# This Game Can't Be Rigged. Supposedly.

## Posted by: Mark Gimein on November 28, 2011 at 3:36 PM

Three hedge fund managers—“Greenwich residents” as the Associated Press helpfully explained—claimed a \$254 million Powerball jackpot. According to the AP, the \$254 million comes out to \$104 million after taxes, and is the 12th biggest in Powerball history.

All this makes one wonder (a) What these folks are doing playing the lottery, (b) if the expected payout on Powerball is better than even and (c) just what kind of accounting the lottery uses that makes \$254 million turn into \$104 million, and if it may have shared Madoff’s accounting firm. “It feels good,” Greg Skidmore, one of the winners, told the AP—maybe the most boring quote uttered by anyone who has just won \$34-plus million in the lottery. That’s \$34-plus million if the winners shared the proceeds equally, maybe a dangerous assumption in hedge fund world.

Props to Fortune’s Dan Primack, the first to tweet a photo of the winners, who work at Belpointe LLC.

Wait! We don’t have to wonder about (b). The more mathematically inclined have already calculated the Powerball odds, and the chance of hitting the jackpot is, according to Durango Bill’s Applied Mathematics, 1 in 195,249,054. Which means that, no, it doesn’t pay off to buy a ticket for each number, even if you add in the smaller prizes.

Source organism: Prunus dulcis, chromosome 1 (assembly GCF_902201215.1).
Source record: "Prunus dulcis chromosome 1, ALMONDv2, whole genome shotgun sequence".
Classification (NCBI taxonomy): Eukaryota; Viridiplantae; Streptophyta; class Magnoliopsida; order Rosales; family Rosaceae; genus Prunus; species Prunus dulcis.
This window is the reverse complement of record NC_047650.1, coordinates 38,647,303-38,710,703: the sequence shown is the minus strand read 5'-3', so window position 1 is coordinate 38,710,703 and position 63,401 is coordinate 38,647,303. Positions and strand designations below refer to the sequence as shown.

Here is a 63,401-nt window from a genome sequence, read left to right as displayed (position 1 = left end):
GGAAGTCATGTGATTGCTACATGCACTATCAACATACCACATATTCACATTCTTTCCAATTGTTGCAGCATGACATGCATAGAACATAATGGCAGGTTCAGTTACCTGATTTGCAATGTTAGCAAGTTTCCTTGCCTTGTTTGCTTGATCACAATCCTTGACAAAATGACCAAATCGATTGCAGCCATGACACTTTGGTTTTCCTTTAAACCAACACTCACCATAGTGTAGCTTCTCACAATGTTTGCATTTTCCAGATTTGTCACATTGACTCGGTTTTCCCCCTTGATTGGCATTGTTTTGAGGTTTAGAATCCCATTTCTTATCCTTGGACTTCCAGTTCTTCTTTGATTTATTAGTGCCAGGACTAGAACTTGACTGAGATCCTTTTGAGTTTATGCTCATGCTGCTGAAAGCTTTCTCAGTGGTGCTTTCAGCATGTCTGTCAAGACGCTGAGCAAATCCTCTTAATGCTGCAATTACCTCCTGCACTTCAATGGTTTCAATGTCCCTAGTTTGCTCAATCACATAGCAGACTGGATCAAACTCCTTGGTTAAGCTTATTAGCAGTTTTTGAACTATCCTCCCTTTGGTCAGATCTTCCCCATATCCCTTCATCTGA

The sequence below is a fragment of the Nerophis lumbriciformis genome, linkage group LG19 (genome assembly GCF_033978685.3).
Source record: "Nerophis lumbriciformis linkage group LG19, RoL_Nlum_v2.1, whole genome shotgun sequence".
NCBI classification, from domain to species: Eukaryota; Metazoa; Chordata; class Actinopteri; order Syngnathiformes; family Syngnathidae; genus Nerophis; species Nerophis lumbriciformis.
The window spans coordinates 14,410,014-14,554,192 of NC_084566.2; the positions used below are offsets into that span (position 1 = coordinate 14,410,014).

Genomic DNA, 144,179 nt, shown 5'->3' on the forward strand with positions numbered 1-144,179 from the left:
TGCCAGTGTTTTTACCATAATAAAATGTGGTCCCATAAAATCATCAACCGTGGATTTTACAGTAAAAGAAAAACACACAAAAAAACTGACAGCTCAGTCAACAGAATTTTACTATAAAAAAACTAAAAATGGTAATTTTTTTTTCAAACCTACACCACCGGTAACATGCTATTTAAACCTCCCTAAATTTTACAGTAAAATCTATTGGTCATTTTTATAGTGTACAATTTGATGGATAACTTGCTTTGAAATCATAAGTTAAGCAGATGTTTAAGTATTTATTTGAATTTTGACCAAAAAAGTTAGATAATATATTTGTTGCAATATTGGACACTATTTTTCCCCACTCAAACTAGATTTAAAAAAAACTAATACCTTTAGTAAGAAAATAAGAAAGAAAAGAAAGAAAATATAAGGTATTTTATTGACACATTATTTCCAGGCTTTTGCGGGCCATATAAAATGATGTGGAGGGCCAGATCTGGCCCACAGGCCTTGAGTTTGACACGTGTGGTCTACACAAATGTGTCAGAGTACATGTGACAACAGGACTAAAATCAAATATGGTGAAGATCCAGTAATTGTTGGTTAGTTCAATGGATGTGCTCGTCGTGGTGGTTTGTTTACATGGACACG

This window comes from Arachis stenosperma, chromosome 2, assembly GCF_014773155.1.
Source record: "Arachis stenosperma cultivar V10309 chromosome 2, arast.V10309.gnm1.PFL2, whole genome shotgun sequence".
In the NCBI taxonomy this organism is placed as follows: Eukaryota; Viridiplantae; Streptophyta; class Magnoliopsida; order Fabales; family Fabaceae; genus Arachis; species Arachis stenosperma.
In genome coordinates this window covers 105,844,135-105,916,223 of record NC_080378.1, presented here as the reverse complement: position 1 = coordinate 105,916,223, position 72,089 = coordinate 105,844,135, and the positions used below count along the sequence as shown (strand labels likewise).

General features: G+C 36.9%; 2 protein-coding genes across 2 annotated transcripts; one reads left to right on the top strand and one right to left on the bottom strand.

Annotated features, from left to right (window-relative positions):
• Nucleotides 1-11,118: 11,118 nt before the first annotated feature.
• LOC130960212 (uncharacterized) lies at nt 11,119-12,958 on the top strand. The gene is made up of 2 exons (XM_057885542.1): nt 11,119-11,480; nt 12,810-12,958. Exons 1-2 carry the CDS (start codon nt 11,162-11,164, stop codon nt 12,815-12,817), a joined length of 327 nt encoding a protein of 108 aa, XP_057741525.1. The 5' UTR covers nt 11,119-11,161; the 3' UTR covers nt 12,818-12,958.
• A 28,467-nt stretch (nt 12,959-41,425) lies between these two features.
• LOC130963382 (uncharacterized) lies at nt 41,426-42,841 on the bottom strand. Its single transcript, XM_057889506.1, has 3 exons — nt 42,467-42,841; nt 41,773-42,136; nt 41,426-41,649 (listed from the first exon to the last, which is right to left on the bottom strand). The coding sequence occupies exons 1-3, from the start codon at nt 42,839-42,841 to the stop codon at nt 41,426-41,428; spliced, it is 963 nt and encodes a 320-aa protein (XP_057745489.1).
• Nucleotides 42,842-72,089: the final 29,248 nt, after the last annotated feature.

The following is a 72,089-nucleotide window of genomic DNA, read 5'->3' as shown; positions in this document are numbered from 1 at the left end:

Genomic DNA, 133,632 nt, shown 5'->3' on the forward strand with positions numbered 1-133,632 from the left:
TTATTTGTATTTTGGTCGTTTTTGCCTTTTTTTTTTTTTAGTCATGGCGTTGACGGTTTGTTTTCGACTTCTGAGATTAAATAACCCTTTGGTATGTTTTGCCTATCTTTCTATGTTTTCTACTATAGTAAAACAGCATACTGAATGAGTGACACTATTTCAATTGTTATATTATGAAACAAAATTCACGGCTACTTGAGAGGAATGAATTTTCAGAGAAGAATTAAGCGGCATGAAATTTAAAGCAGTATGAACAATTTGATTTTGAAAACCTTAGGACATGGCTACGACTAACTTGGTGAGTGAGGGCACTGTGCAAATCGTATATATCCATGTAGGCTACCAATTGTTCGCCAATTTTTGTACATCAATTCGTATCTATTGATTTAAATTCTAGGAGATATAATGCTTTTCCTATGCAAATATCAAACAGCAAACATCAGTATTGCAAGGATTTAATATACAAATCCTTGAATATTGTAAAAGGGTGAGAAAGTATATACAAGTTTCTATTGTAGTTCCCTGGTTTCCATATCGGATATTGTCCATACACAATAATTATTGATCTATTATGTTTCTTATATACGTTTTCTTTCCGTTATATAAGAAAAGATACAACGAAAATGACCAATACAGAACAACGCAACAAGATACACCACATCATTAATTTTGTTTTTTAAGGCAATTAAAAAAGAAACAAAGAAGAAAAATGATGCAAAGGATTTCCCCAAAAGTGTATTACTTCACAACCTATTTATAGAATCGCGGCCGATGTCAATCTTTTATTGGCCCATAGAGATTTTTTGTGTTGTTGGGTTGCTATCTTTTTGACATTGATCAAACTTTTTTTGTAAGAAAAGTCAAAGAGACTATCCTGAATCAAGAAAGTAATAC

### Bill Butler

#### November 30, 2011 7:45 PM

If I were running the Powerball Lottery, I think I might want to check out the following “system”.

1) A “regular” Powerball player buys a ticket on a normal basis before the numbers are drawn. The ticket would have random (and losing) numbers. The computer at Powerball headquarters would assign a time/date/sale location/ticket ID to this (as well as every other) purchased ticket.

2) After the winning numbers have been drawn (and are now known), break into the computers at Powerball headquarters. Change the recorded numbers on the legitimate (and losing) ticket to the winning numbers. The records at Powerball headquarters would now have the original time/date/sale location/ticket ID, but the original random (and losing) numbers on the ticket would be replaced by the winning numbers.

3) Alter your printed ticket (or print a new ticket) to replace the original losing ticket. The ticket would now have the winning numbers.

4) Present your “winning” ticket to lottery officials. The time/date/sale location/ticket ID on both your ticket and the computer records would now match.

5) Tell the world “It feels good”.

Note: I am the Durango Bill that you referred to in the article.

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